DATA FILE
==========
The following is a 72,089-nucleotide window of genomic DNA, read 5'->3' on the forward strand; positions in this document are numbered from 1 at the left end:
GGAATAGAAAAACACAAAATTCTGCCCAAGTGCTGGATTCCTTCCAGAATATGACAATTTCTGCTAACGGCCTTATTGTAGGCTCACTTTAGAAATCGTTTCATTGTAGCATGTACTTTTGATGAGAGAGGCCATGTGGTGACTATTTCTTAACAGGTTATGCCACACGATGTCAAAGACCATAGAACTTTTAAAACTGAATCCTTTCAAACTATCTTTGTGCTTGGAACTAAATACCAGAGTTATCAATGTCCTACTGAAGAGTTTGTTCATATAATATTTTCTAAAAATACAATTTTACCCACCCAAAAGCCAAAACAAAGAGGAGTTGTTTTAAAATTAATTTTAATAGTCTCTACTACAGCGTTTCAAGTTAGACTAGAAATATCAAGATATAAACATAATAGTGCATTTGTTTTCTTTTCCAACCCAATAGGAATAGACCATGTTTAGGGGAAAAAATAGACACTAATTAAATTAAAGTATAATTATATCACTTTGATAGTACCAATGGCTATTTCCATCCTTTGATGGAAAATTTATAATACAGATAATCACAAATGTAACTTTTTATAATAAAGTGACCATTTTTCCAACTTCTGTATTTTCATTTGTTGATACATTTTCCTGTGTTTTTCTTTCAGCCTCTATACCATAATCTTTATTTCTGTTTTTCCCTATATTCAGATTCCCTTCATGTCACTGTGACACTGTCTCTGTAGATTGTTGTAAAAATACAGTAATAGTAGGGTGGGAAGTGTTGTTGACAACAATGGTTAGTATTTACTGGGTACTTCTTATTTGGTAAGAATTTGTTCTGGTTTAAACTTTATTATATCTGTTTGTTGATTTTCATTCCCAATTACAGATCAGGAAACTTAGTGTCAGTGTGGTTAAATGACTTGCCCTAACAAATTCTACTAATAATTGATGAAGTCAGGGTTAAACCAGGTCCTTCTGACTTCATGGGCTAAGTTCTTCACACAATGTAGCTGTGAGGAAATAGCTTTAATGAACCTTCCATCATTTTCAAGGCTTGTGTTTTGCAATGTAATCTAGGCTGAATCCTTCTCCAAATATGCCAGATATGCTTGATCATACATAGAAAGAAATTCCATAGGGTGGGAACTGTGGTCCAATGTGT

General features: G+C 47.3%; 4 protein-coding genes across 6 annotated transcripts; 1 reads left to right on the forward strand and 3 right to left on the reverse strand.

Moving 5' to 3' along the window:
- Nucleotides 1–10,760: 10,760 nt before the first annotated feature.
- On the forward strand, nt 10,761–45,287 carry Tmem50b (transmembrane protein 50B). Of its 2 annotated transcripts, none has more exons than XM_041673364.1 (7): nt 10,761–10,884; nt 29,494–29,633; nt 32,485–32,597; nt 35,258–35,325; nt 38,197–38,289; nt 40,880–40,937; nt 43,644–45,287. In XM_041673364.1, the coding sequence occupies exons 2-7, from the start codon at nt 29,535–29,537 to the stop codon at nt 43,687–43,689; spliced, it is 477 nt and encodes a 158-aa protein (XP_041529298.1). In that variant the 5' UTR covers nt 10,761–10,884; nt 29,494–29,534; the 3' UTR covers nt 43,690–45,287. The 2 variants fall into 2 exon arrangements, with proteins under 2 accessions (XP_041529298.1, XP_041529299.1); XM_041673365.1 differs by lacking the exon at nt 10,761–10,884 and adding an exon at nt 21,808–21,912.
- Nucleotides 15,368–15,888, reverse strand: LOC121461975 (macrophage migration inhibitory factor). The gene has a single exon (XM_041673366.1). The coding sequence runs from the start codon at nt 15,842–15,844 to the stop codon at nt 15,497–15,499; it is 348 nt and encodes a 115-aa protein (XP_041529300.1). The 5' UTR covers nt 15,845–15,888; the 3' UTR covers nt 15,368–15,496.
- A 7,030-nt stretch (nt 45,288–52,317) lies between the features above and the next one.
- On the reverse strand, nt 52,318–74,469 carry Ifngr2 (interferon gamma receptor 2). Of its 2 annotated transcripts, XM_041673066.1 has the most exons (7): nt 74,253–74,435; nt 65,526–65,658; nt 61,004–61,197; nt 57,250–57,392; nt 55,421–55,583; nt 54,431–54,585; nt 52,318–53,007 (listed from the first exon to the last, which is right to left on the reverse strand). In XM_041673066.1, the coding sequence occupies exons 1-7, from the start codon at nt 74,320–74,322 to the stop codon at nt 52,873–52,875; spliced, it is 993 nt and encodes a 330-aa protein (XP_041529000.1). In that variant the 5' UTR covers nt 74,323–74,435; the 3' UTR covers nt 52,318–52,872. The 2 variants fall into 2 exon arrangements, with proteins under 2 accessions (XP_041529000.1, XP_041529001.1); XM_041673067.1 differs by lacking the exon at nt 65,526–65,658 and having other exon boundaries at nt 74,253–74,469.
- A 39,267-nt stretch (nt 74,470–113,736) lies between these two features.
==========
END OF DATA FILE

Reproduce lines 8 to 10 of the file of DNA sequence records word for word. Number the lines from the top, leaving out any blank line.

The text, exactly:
- A 7,030-nt stretch (nt 45,288–52,317) lies between the features above and the next one.
- On the reverse strand, nt 52,318–74,469 carry Ifngr2 (interferon gamma receptor 2). Of its 2 annotated transcripts, XM_041673066.1 has the most exons (7): nt 74,253–74,435; nt 65,526–65,658; nt 61,004–61,197; nt 57,250–57,392; nt 55,421–55,583; nt 54,431–54,585; nt 52,318–53,007 (listed from the first exon to the last, which is right to left on the reverse strand). In XM_041673066.1, the coding sequence occupies exons 1-7, from the start codon at nt 74,320–74,322 to the stop codon at nt 52,873–52,875; spliced, it is 993 nt and encodes a 330-aa protein (XP_041529000.1). In that variant the 5' UTR covers nt 74,323–74,435; the 3' UTR covers nt 52,318–52,872. The 2 variants fall into 2 exon arrangements, with proteins under 2 accessions (XP_041529000.1, XP_041529001.1); XM_041673067.1 differs by lacking the exon at nt 65,526–65,658 and having other exon boundaries at nt 74,253–74,469.
- A 39,267-nt stretch (nt 74,470–113,736) lies between these two features.